Recruitment and targeting of inflammatory cells during infection is a complex process involving multiple steps that are enabled, in part, by chemokine-dependent signals. In this study, we demonstrated that Ly6Chigh monocytes are rapidly recruited from bone marrow to the liver during L. monocytogenes infection. CCR2 deficiency impairs recruitment and leads to a greater bacterial burden in the liver. We provided evidence that CCR2-mediated signals principally enable monocyte egress from bone marrow and that once Ly6Chigh monocytes migrate into the circulation, they are targeted to hepatic foci of infection and provide immune defense, without a requirement for additional CCR2-mediated signals. Our study indicated that monocyte recruitment to hepatic foci involves the focal induction of adhesion molecules.
Our histologic data and previous studies (8
) showed that the distribution of bacterial infection in the liver is localized and restricted to inflammatory foci that consist of recruited leukocytes and infected hepatocytes. Intravital imaging demonstrated that blood flow to the central region of infected hepatic foci was markedly diminished. Bacterial infection seems to be restricted by the recruitment of inflammatory monocytes to the region surrounding bacterially infected foci. In contrast to previous studies, in which leukocyte recruitment to the liver was studied in the setting of widespread inflammation (29
), our study focused on monocyte recruitment to focal sites of infection and inflammation. We found that bacterial infection selectively increased expression of the adhesion molecule ICAM-1 in regions immediately adjacent to infected foci. Focal induction of ICAM-1 during L. monocytogenes
infection may result from localized production and diffusion of TLR ligands from areas of bacterial infection and hepatocyte necrosis.
Leukocyte recruitment in liver sinusoids occurs by distinct mechanisms that differ from the tether-and-roll paradigm governing the adhesion and emigration in other vascular compartments (41
). Hepatic sinusoidal endothelium does not express selectins, and selectins are not essential for recruitment of cells to sinusoids (42
). In fact, visualization of leukocyte movement in the liver revealed that adhesion in sinusoids often occurred independent of rolling (41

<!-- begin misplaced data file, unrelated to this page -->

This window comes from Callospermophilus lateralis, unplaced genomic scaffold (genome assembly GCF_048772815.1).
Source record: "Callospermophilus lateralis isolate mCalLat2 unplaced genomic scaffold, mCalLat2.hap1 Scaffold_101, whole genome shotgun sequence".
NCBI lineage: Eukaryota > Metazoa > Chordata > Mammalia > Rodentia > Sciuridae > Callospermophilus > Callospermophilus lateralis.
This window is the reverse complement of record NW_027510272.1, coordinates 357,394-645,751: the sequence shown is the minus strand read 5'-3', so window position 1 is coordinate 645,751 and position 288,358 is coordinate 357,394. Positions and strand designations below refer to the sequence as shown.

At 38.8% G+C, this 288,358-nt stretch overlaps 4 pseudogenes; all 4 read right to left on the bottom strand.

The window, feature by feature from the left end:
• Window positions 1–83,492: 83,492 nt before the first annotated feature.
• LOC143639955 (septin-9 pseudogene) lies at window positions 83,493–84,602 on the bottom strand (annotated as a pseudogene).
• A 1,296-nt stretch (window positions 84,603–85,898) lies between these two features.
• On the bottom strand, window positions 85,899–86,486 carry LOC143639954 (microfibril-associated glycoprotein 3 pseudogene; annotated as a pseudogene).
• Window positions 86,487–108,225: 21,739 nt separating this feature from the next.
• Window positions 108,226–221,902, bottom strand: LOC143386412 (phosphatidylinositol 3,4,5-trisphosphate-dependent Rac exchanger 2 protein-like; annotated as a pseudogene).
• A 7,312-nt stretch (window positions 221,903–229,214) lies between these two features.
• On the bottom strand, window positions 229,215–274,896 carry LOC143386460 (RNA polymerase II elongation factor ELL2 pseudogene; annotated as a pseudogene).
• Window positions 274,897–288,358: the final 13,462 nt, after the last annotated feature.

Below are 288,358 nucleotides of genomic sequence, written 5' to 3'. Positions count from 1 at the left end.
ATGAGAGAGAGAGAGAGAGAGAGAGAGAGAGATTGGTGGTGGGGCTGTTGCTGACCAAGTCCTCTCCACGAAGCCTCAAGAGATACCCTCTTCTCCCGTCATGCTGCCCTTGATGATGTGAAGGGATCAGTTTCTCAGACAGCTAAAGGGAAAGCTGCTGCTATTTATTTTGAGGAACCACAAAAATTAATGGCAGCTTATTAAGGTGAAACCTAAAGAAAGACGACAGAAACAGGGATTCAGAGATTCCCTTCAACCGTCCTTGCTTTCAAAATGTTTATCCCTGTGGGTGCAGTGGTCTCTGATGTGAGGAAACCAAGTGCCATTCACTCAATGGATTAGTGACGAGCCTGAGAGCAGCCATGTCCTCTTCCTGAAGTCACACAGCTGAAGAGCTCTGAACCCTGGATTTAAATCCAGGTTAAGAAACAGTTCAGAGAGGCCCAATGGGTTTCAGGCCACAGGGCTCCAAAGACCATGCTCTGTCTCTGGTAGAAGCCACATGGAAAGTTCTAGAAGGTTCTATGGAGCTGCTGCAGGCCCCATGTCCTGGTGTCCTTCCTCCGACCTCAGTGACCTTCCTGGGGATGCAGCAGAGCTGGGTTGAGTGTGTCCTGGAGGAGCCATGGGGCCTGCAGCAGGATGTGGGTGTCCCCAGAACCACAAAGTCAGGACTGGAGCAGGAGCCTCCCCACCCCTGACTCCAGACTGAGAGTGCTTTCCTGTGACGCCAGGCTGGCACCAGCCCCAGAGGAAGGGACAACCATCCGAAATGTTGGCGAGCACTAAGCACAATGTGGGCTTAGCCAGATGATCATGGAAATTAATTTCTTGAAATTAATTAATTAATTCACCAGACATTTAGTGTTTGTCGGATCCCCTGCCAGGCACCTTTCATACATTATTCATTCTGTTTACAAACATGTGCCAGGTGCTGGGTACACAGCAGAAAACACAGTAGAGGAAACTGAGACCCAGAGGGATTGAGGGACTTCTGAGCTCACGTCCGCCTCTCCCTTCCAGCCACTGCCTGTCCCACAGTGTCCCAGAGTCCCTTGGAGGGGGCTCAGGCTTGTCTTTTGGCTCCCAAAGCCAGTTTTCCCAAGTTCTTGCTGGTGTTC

). Hepatic sinusoids are fenestrated and lack a basal lamina and tight junctions. Thus, the recruitment of monocytes from sinusoids to foci of infection likely follows a scheme that differs from chemokine-dependent endothelial transmigration. Although most previous studies showed that leukocyte chemotaxis induced by chemokines is inhibited by pertussis toxin, certain chemokine receptors were shown to couple to pertussis toxin-sensitive and -resistant G proteins (43
). Therefore, it is possible that pertussis toxin-insensitive signals mediated by chemokine receptors contribute to monocyte recruitment.
Previous studies showed that neutrophil sequestration in inflamed liver sinusoids following systemic LPS administration is mediated by the interaction of CD44 on neutrophils with extracellular hyaluronan (HA) (40
). Systemic administration of LPS, in addition to resulting in hepatic inflammation, induces the expression of serum-derived HA-associated protein, which enhances the association of HA with CD44. In our experiments, we found that Ab-mediated blockade of CD44 markedly reduced the number of Ly6Chigh
monocytes detected by FACS in L. monocytogenes
-infected livers (). Thus, our studies demonstrated a role for CD44 in inflammatory monocyte recruitment to the liver. However, it is unclear whether L. monocytogenes
infection induces serum-derived HA-associated protein expression and, thus, promotes monocyte recruitment by enhancing interactions between CD44 and HA or whether HA expression is altered in areas adjacent to foci of L. monocytogenes
infection. Further studies are necessary to determine how CD44 contributes to the targeting of monocytes to liver during L. monocytogenes
Studies with CX3CR1-GFP mice using intravital microscopy documented the patrolling behavior of resident monocytes in noninflamed dermis (44
). In those studies, specific Ab-mediated blockade of LFA-1 led to detachment of CX3CR1-expressing monocytes from the endothelial cell surface, suggesting that LFA-1 was essential for maintaining monocyte attachment to the endothelium under conditions of shear force. Although we observed similar patrolling of Ly6Chigh
monocytes in L. monocytogenes
-infected liver, LFA-1 blockade did not result in a reduction in monocyte recruitment to the liver or detachment of monocytes from the sinusoid wall or from foci of infection. It is possible that the role of LFA-1 in patrolling differs between the inflammatory CCR2+
monocyte subset and the CX3CR1+
subset. Alternatively, adhesion mechanisms during infection may differ from those in the absence of inflammation. In addition, monocyte patrolling in liver sinusoids may differ from that in dermal vasculature.
In summary, we demonstrated that Ly6Chigh
monocytes are rapidly recruited from bone marrow to foci of infection in the liver where they mediate clearance of L. monocytogenes
. Although monocyte egress from bone marrow is CCR2 dependent, entry into the liver parenchyma and localization to foci of bacterial infection are chemokine receptor independent. Focal induction of ICAM-1 facilitates the targeting of inflammatory monocytes to regions immediately adjacent to foci of bacterial infection. Ly6-Chigh
monocytes are increasingly recognized as essential mediators of defense against viral, bacterial, fungal, and protozoan pathogens (8
). Deciphering the mechanisms that enable monocyte trafficking to peripheral sites of bacterial infection may provide new approaches to enhance immune defense against these pathogens.